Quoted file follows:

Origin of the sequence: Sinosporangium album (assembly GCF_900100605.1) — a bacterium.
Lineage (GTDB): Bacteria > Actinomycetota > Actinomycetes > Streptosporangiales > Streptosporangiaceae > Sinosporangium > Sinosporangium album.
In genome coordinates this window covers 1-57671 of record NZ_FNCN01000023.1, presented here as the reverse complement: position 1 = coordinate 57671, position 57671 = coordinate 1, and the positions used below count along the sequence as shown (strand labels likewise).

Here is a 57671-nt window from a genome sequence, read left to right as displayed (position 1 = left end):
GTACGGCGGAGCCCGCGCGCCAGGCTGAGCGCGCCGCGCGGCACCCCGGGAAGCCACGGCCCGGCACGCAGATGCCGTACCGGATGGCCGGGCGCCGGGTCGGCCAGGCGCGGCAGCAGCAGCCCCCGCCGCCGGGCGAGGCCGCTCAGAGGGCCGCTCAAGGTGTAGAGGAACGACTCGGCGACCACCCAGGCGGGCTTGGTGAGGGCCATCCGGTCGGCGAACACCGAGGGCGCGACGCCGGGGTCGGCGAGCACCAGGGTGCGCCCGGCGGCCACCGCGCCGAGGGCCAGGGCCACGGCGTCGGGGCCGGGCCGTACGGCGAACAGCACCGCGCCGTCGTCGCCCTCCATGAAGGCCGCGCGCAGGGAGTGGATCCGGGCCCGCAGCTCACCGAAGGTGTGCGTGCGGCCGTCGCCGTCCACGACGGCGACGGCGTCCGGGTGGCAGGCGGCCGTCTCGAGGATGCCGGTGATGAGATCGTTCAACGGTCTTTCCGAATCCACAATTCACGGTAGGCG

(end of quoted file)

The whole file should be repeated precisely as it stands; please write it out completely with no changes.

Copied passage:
Origin of the sequence: Sinosporangium album (assembly GCF_900100605.1) — a bacterium.
Lineage (GTDB): Bacteria > Actinomycetota > Actinomycetes > Streptosporangiales > Streptosporangiaceae > Sinosporangium > Sinosporangium album.
In genome coordinates this window covers 1-57671 of record NZ_FNCN01000023.1, presented here as the reverse complement: position 1 = coordinate 57671, position 57671 = coordinate 1, and the positions used below count along the sequence as shown (strand labels likewise).

Here is a 57671-nt window from a genome sequence, read left to right as displayed (position 1 = left end):
GTACGGCGGAGCCCGCGCGCCAGGCTGAGCGCGCCGCGCGGCACCCCGGGAAGCCACGGCCCGGCACGCAGATGCCGTACCGGATGGCCGGGCGCCGGGTCGGCCAGGCGCGGCAGCAGCAGCCCCCGCCGCCGGGCGAGGCCGCTCAGAGGGCCGCTCAAGGTGTAGAGGAACGACTCGGCGACCACCCAGGCGGGCTTGGTGAGGGCCATCCGGTCGGCGAACACCGAGGGCGCGACGCCGGGGTCGGCGAGCACCAGGGTGCGCCCGGCGGCCACCGCGCCGAGGGCCAGGGCCACGGCGTCGGGGCCGGGCCGTACGGCGAACAGCACCGCGCCGTCGTCGCCCTCCATGAAGGCCGCGCGCAGGGAGTGGATCCGGGCCCGCAGCTCACCGAAGGTGTGCGTGCGGCCGTCGCCGTCCACGACGGCGACGGCGTCCGGGTGGCAGGCGGCCGTCTCGAGGATGCCGGTGATGAGATCGTTCAACGGTCTTTCCGAATCCACAATTCACGGTAGGCG